The learned Judge thereafter notes what he calls the present policy of law which undoubtedly is that, there can be no complaint by a private person and all the complaints that can be filed in respect of offences mentioned in Section 195(1), Clauses (b) and (c), must be filed by the Court. The learned Judge then considered the provisions contained in Section 476 of the Code and comes to the conclusion that, if the wider interpretation were given to Clause (c), then, there will be a segment of cases in regard to which, though a complaint by the Court would be necessary under Clause (c), the Court will not be able to follow the procedure laid down in Section 476 in regard to such segment. This is one of the reasons which the learned Judge has given for accepting the narrower view. This view has been answered by Beaumont C.J. in Rachappa's case 38 B.L.R. 440 at pages 446 and 447 of the report. The learned Chief Justice there has pointed out that, though there will be some cases which will not be amenable to the procedure laid down in Section 476 if the wider interpretation is accepted, quite a large majority of such cases would be covered under Section 476 and that, in regard to the uncovered cases, the normal process for lodging complaints would be required to be followed. In our judgment, the criticism of Beaumont C. J. is valid. Section 476 applies only to those cases which are specifically referred to therein. It is an enabling section. There is nothing in that section which disables a Court from filing a criminal complaint not covered by that section. Moreover, there is one more and weighty reason which has been given to the above objection by Sulaiman J. in Kanhaiya Lal v. Bhagwan Das reported in 48 Allahabad, page 60. At page 65, the learned Judge notes, on the basis of Sub-section (2) of Section 195, that the term "Court" as used in that sub-section is wider than the expression "Civil, Revenue and Criminal Courts" which are the three Courts in regard to which procedure is prescribed by Section 476. In regard to these Courts other than Civil, Revenue or Criminal Courts, the objection raised by Mukerji J. will subsist. In that view of the matter, we do not think we can accept the narrower interpretation on the ground that, in some cases, the procedure laid down under Section 476 will not be applicable.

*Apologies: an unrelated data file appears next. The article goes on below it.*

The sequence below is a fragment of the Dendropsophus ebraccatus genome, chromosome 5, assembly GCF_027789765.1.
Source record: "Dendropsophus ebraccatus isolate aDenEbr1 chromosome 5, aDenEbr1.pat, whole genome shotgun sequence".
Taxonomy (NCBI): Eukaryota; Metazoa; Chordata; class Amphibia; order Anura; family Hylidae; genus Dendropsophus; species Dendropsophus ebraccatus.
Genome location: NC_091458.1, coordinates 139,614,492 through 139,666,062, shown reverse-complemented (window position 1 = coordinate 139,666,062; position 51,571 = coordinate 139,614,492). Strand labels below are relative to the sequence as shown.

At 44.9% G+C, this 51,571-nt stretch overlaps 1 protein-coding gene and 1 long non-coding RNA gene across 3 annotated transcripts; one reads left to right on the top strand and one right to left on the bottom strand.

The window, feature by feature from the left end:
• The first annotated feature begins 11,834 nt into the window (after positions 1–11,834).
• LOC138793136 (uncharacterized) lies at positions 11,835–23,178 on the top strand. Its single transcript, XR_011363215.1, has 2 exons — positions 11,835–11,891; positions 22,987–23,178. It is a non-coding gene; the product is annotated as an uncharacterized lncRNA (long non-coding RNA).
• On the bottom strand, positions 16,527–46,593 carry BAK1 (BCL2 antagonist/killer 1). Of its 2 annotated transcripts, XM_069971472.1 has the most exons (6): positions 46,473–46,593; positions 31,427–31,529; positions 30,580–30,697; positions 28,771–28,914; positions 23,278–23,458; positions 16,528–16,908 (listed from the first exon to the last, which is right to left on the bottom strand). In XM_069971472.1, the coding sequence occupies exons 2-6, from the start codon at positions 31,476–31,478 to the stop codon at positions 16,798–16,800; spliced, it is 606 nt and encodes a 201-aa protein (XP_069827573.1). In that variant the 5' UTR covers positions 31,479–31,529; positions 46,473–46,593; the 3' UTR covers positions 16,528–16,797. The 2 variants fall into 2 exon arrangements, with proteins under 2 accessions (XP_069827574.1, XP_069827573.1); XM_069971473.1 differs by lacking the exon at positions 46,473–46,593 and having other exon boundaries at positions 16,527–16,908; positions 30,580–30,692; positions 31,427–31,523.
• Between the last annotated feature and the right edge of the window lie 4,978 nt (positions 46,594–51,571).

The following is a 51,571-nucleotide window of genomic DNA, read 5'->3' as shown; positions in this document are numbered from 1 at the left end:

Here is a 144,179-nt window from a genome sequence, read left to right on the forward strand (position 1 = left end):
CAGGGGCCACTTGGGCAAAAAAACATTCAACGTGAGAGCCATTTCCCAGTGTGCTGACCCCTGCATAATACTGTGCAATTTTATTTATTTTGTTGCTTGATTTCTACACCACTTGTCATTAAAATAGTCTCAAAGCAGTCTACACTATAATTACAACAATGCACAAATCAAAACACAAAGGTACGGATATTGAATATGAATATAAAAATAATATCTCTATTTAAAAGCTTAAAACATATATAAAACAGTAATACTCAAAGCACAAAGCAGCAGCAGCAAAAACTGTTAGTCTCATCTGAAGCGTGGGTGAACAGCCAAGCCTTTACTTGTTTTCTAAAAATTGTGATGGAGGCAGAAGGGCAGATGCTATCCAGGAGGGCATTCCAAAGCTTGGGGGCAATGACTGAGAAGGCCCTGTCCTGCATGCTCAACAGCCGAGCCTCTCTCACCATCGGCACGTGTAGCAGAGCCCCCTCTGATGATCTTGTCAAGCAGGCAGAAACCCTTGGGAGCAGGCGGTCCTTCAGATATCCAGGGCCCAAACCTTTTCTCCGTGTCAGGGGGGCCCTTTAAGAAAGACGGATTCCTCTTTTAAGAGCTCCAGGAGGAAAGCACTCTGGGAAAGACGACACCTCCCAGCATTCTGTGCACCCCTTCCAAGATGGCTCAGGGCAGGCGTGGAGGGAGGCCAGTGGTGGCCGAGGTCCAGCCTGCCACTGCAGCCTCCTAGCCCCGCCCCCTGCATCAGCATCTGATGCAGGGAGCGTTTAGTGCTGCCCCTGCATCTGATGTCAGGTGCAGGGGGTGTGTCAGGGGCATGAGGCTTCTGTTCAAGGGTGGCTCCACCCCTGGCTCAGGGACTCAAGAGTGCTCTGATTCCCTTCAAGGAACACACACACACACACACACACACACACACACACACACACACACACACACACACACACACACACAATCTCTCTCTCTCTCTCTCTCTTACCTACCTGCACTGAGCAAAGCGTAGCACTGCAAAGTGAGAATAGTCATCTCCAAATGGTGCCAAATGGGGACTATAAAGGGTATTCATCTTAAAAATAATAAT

22. In the aforesaid state of the case law, the question arises for our consideration as to which of the two aforesaid interpretations should be accepted. In sons cases, a distinction has been made between a case in which Section 463 is involved and a case which is punishable under Section 471. For example, in Abdul Gani's case, reported in A.I.R. 1916 Cal. page 711, the Calcutta High Court held that, sanction was necessary for the offence under Section 476 on the basis of Teni Shah's case, but that, no such sanction was necessary for the offence under Section 471 on the basis of Noor Mahomad Cassum's case. As rightly pointed out by Sulaiman J. in Kanhaiyalal v. Bhagwandas 48 All. 60, it is not easy to follow this distinction. We agree with the learned Judge that, if an antecedent user of a forged document punishable under Section 471 does not come within the purview of Clause (c), then, the antecedent forgery or any other offence in regard to such a document must also escape the provisions contained in Clause (c).